The trunk service to/from Glasgow 40/240 started from Lanark, as well as numerous other shorter, more local services, and not forgetting the cross-country service to Edinburgh. This image illustrates well the high-level of activity at the Horsemarket. Long-radiator Lodekka B23 is ready to commence the 27-minute journey to Carnwath. Bristol sister B25 will head in the opposite direction on the hourly service 16 to Hamilton, using the scenic but in winter tortuous Clyde Valley route. In the latter years of the route, Y-types were the norm, or even the ‘six little Leopards’ (qv), but I recall one occasion when my Father decided on taking the valley route to visit a friend in Lanark. The 46-minute journey was made in a Leyland ‘decker similar to that in picture (2), but with no heating, and a gearbox which sounded worn out! Tin-fronted L555 is set for the 240 into Glasgow, which perhaps dates the photo to pre-1956/7, by which time there had been a large influx of Lodekkas which became regulars on the entire 40/41/240/241 set of services. (D.G. MacDonald Collection)
Part of the historical conditions of use of the Horsemarket site was that the travelling fair was allowed to set-up here on visits to the town. When ‘the shows’ were in town, a considerable amount of bus space was surrendered, as shown in this shot. T414 was acquired in August 1980 from Western SMT, but had been new to Alexander (Northern) as NPE 4. (D.G. MacDonald Collection)


Near the Bonnie Banks, Balloch was a regular choice for days out. If going with my Monklands relatives, the choice was the Blue Train from Airdrie or Coatbridge Sunnyside. However, if my parents or Motherwell side of the county relations instigated the excursion, it was far more interesting, and longer. The frequent 40/41/240/241 service would get us into Glasgow’s Waterloo Street (q.v.), and then a change of platform at this terminus would see us switch to one of Central’s three services to Balloch (132/133/136) and a journey via the West End, Clydebank and Old Kilpatrick lasting 1hr 12mins. Balloch Bus Stance was near the railway station, and apart from the Glasgow routes, was also a start/end point for more local services to Helensburgh and Luss. From memory, private coaches on day outings, or even just stopovers for a couple of hours, would park up in the same tarmac area, whose only facility was public toilets.

The Dunbartonshire services were all operated by Gavinburn (Old Kilaptrick) depot, whose fleet allocation could be eclectic to say the least! L264 was from the second batch (1947) post-war all-Leyland PD1As. It was around 10 years old and still looking smart when this snap was taken. (D.G. MacDonald Collection)
Central’s initial batch (25) of Lodekkas was delivered in 1955. Some had the long-style radiator grille, while others like B18 sported the shortened, standard version. All of these Bristols had the two-window destination display. Sparkling in summer sunshine alongside another sister vehicle at Balloch, this handsome vehicle carries the contemporary revamped livery scheme. (D.G. MacDonald Collection)
My favourite buses for Balloch journeys were the tin-fronted Leylands, from the L5--/L6-- series in the CSMT ranks. With bold style fleetname, L630 arrives at Balloch later in its 16 year life It was the penultimate PD3 bought by the company. Some of the 1960 deliveries saw further service in Central’s heartland of Lanarkshire with Bingorama’s non-PSV operation at Bellshill, but regrettably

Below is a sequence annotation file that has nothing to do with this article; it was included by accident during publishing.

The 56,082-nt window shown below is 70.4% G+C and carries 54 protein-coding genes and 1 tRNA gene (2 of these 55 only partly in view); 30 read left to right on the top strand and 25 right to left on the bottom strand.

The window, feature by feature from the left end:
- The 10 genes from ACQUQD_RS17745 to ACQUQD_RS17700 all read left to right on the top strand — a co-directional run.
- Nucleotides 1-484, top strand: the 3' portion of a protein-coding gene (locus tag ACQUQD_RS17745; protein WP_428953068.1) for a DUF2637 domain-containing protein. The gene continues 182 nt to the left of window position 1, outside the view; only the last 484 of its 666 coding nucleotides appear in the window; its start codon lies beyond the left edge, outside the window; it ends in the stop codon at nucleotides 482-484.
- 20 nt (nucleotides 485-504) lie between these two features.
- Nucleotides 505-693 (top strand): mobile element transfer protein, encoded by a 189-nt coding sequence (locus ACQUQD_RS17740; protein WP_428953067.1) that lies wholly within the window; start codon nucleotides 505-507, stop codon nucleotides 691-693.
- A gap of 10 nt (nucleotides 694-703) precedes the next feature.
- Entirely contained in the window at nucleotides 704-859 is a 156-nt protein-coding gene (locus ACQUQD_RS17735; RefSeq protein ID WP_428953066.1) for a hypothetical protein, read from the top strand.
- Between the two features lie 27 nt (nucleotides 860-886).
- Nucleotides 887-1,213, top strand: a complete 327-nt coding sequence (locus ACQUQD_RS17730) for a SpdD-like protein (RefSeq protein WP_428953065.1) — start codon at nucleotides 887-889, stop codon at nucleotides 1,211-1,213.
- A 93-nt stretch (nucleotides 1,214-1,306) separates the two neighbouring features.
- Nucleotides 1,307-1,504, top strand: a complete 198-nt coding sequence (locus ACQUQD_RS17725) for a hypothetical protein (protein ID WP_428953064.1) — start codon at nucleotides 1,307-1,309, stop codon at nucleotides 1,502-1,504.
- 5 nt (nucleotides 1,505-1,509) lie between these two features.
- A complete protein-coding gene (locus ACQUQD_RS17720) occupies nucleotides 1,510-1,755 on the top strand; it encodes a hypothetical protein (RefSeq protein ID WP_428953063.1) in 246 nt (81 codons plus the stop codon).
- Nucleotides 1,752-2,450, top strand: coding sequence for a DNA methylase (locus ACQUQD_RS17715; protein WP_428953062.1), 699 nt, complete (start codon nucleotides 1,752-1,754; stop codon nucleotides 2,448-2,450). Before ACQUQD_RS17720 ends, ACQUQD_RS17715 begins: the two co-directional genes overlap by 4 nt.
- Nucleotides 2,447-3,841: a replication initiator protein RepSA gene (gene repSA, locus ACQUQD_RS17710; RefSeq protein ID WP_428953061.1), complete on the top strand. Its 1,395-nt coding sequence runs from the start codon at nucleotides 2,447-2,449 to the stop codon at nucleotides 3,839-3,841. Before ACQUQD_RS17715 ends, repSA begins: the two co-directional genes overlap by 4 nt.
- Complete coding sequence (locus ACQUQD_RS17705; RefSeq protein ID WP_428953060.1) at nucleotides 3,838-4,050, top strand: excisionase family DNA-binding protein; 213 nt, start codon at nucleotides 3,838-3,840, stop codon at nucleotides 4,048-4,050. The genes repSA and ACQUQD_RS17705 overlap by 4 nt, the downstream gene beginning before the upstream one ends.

L630 was scrapped. (D.G. MacDonald)

GLASGOW (Waterloo Street)

As a pre-school youngster, I always felt intimidated when in the gloomy, austere and smelly surroundings of Waterloo Street. I seem to recall the steps on to the stances or platforms were quite steep, and you always had to be alert for buses coming in and pulling out, such could be the volume of traffic. Opened in 1928 by Central’s predecessor GOC, the facility initially only served the Dunbartonshire area services, as part of the premises were utilised as a garage and service station for private cars! Eventually, CSMT’s 40/41/240/241/242/243/244/43/44/56, among others, all ended at Waterloo Street.

L205 started life with Lanarkshire Traction Company and moved into Central’s fleet in 1949. The vehicle had actually been a TS7T single-deck chassis (G18), and was switched from three- to two-axle and re-bodied in 1945. In the final year of its life (1957), the Leyland is bound for Wishaw. (D.G. MacDonald Collection)
Minus route number in the blind, B52 leaves Waterloo Street on the 1hr 37min journey to Lanark. (R.L. Grieves)
Arriving from Balloch, L579 enters the Bus Station from the 'back door' on Wellington Street. (D.G. MacDonald Collection)
One of my personal favourites in the fleet, B130 exits Waterloo Street bound for Carluke. The FSF is shown here in its original condition, with long fleetname and black lining-out. The ‘decker spent much or indeed most of its working life on the Bellshill Local routes (31/32), after they had been extended to the Hattonrigg and North Road areas of the Lanarkshire town. (Omnicolour)

Glasgow (Killermont Street)

Central was the only member of the Scottish Bus Group to refer to this terminus in timetables and on route blinds as Killermont Street. The others referred to it as Buchanan Street. The exit on to Buchanan Street had originally been intended as the entrance, with Killermont Street the way out. Opened in 1934, the facility closed in the second half of 1976, with the opening of the new Buchanan Bus Station. CSMT routes into Killermont Street included services from
Strathaven, Netherburn, Lesmahagow, Coalburn, Newmains, East Kilbride and Hamilton (62).